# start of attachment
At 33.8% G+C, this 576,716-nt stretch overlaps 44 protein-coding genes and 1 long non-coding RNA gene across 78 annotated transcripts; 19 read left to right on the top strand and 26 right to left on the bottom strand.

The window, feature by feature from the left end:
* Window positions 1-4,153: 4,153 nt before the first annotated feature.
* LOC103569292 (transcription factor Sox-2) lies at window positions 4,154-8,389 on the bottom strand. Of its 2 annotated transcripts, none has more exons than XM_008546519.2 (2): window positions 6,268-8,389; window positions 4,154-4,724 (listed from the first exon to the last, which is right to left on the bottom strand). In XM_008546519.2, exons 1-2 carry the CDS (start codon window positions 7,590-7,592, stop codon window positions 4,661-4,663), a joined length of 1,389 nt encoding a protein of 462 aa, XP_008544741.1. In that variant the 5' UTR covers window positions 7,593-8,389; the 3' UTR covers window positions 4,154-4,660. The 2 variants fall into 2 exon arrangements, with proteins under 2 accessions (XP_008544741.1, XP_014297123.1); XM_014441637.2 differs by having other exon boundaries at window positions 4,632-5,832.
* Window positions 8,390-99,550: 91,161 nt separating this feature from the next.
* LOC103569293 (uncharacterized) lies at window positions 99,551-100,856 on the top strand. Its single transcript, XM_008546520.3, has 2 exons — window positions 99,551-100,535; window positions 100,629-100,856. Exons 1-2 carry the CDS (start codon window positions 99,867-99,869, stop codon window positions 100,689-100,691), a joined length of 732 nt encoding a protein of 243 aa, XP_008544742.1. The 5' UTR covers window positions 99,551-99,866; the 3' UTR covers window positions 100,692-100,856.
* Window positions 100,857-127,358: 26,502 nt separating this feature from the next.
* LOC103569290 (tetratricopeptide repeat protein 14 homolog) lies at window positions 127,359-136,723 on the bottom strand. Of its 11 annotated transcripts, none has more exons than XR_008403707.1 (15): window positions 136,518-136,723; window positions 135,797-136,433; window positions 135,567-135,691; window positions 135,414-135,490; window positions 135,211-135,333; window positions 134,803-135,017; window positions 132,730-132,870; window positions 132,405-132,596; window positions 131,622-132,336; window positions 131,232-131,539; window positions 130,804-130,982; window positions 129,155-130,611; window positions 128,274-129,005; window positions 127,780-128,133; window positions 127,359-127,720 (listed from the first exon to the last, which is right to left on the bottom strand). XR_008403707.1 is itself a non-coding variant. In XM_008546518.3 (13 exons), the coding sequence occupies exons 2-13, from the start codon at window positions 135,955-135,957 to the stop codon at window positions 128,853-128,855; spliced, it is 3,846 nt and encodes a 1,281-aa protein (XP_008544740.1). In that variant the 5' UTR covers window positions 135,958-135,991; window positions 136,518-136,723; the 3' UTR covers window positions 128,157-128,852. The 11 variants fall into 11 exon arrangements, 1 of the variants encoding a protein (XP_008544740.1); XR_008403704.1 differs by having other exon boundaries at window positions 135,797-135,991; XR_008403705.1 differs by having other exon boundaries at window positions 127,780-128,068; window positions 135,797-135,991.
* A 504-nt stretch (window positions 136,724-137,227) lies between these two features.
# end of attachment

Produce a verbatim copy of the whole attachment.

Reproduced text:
At 33.8% G+C, this 576,716-nt stretch overlaps 44 protein-coding genes and 1 long non-coding RNA gene across 78 annotated transcripts; 19 read left to right on the top strand and 26 right to left on the bottom strand.

The window, feature by feature from the left end:
* Window positions 1-4,153: 4,153 nt before the first annotated feature.
* LOC103569292 (transcription factor Sox-2) lies at window positions 4,154-8,389 on the bottom strand. Of its 2 annotated transcripts, none has more exons than XM_008546519.2 (2): window positions 6,268-8,389; window positions 4,154-4,724 (listed from the first exon to the last, which is right to left on the bottom strand). In XM_008546519.2, exons 1-2 carry the CDS (start codon window positions 7,590-7,592, stop codon window positions 4,661-4,663), a joined length of 1,389 nt encoding a protein of 462 aa, XP_008544741.1. In that variant the 5' UTR covers window positions 7,593-8,389; the 3' UTR covers window positions 4,154-4,660. The 2 variants fall into 2 exon arrangements, with proteins under 2 accessions (XP_008544741.1, XP_014297123.1); XM_014441637.2 differs by having other exon boundaries at window positions 4,632-5,832.
* Window positions 8,390-99,550: 91,161 nt separating this feature from the next.
* LOC103569293 (uncharacterized) lies at window positions 99,551-100,856 on the top strand. Its single transcript, XM_008546520.3, has 2 exons — window positions 99,551-100,535; window positions 100,629-100,856. Exons 1-2 carry the CDS (start codon window positions 99,867-99,869, stop codon window positions 100,689-100,691), a joined length of 732 nt encoding a protein of 243 aa, XP_008544742.1. The 5' UTR covers window positions 99,551-99,866; the 3' UTR covers window positions 100,692-100,856.
* Window positions 100,857-127,358: 26,502 nt separating this feature from the next.
* LOC103569290 (tetratricopeptide repeat protein 14 homolog) lies at window positions 127,359-136,723 on the bottom strand. Of its 11 annotated transcripts, none has more exons than XR_008403707.1 (15): window positions 136,518-136,723; window positions 135,797-136,433; window positions 135,567-135,691; window positions 135,414-135,490; window positions 135,211-135,333; window positions 134,803-135,017; window positions 132,730-132,870; window positions 132,405-132,596; window positions 131,622-132,336; window positions 131,232-131,539; window positions 130,804-130,982; window positions 129,155-130,611; window positions 128,274-129,005; window positions 127,780-128,133; window positions 127,359-127,720 (listed from the first exon to the last, which is right to left on the bottom strand). XR_008403707.1 is itself a non-coding variant. In XM_008546518.3 (13 exons), the coding sequence occupies exons 2-13, from the start codon at window positions 135,955-135,957 to the stop codon at window positions 128,853-128,855; spliced, it is 3,846 nt and encodes a 1,281-aa protein (XP_008544740.1). In that variant the 5' UTR covers window positions 135,958-135,991; window positions 136,518-136,723; the 3' UTR covers window positions 128,157-128,852. The 11 variants fall into 11 exon arrangements, 1 of the variants encoding a protein (XP_008544740.1); XR_008403704.1 differs by having other exon boundaries at window positions 135,797-135,991; XR_008403705.1 differs by having other exon boundaries at window positions 127,780-128,068; window positions 135,797-135,991.
* A 504-nt stretch (window positions 136,724-137,227) lies between these two features.